Ministry of Tourism calls on companies in Siem Reap to slash prices by 20pc in attempt to revive flagging visitor numbers
Tourists wait outside the Royal Palace Sunday in Phnom Penh. The tourism sector has suffered from the global economic crisis.
MINISTRY of Tourism officials plan to ask private sector tourism service providers in Siem Reap province to lower the price of individual services and package tours in a bid to bolster tourism during the low season, which runs through September.
Minister of Tourism Thong Khon said Monday that the request was in response to new ministry data indicating a 14 percent decline in foreign tourists to the province during the first four months of 2009.
Figures from the Apsara Authority, which manages Angkor Wat, point to a decrease of 22.38 percent during that same period. Nationwide, foreign tourism declined by only 2 percent.
Officials will broach the idea during a meeting with hotel and guesthouse operators, restaurant owners and transportation providers during a meeting scheduled for Wednesday, Thong Khon said.
Thong Khon said he believed the prices of package tours in particular should be significantly reduced.
"I think we can at least cut the price by 20 percent, and then we will try to advertise the lowered prices in order to attract more tourists," he said.
Thorng Khon called for print and electronic media companies - including television and radio stations - to offer discounts on advertisements placed by tourism service providers.
Ho Vandy, co-chairman of the Government Private Working Group on Tourism, said the request to lower prices by 20 percent could be acceptable as long as service providers received assistance from the ministry.
"In line with the discount, we need support from the government, and we want to know how the government can help the private sector," he said.
As an example of potential support, Ho Vandy said the government should consider lowering electricity rates for tourism service providers, as "electricity is very necessary for tourists while they are in Cambodia".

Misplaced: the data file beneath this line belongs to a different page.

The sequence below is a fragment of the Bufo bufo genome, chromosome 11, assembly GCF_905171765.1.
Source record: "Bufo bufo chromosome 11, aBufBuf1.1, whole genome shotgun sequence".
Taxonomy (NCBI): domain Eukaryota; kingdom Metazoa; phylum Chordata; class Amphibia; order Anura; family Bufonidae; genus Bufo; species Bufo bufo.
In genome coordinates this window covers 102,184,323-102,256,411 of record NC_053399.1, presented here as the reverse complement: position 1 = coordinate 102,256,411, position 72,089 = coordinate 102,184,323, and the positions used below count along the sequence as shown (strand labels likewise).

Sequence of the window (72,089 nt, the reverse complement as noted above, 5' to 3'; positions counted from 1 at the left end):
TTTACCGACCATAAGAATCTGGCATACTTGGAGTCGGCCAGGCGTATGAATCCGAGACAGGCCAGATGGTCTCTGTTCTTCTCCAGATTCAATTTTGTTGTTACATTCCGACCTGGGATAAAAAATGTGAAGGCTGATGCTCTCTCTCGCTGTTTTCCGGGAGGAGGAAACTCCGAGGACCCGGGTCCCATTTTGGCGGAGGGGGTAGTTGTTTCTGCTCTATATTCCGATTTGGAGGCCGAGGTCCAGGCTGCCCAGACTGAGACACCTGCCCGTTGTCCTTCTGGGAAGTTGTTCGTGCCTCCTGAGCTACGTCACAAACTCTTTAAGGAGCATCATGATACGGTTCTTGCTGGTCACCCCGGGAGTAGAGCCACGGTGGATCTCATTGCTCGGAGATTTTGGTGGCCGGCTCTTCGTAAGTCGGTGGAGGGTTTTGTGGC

He said; "If the electricity price stays the same, how can we lower prices by this much? Price reductions should start from the government and then carry over into the private sector."
Several tourism service providers said they would not be averse to the price reduction.
Price reductions should start from the government and then carry over.
Lach Lei, an independent French-language tour guide, said he would lower his rates if all tour guides agreed to do so.
Panha, owner of Do Do Guesthouse in Siem Reap, said she had already lowered her prices by 20 percent in May because of the decrease in tourists.
Pok Samnang, president of the Khmer Angkor Tour Guides Association in Siem Reap, said the association had not had time to consider the request but noted that tour guides' rates were often negotiated with hotels.
"Sometimes, they agree to US$10 to $15 per day, but usually English-language tour guides are paid $20 per day," he said.
Crisis causes closures
Ho Vandy said this year's tourism decline, which he attributed to the global economic downturn, had already forced several hotels to close and several others to reduce their employees' hours.
He said "thousands" of hotel and restaurant employees had lost their jobs since the downturn began.
According to April 2009 ministry figures, Cambodia saw 622,288 tourists in the first quarter of the year, a decline of 3.4 percent. The number of tourists in April increased by 2.3 percent compared to April 2008.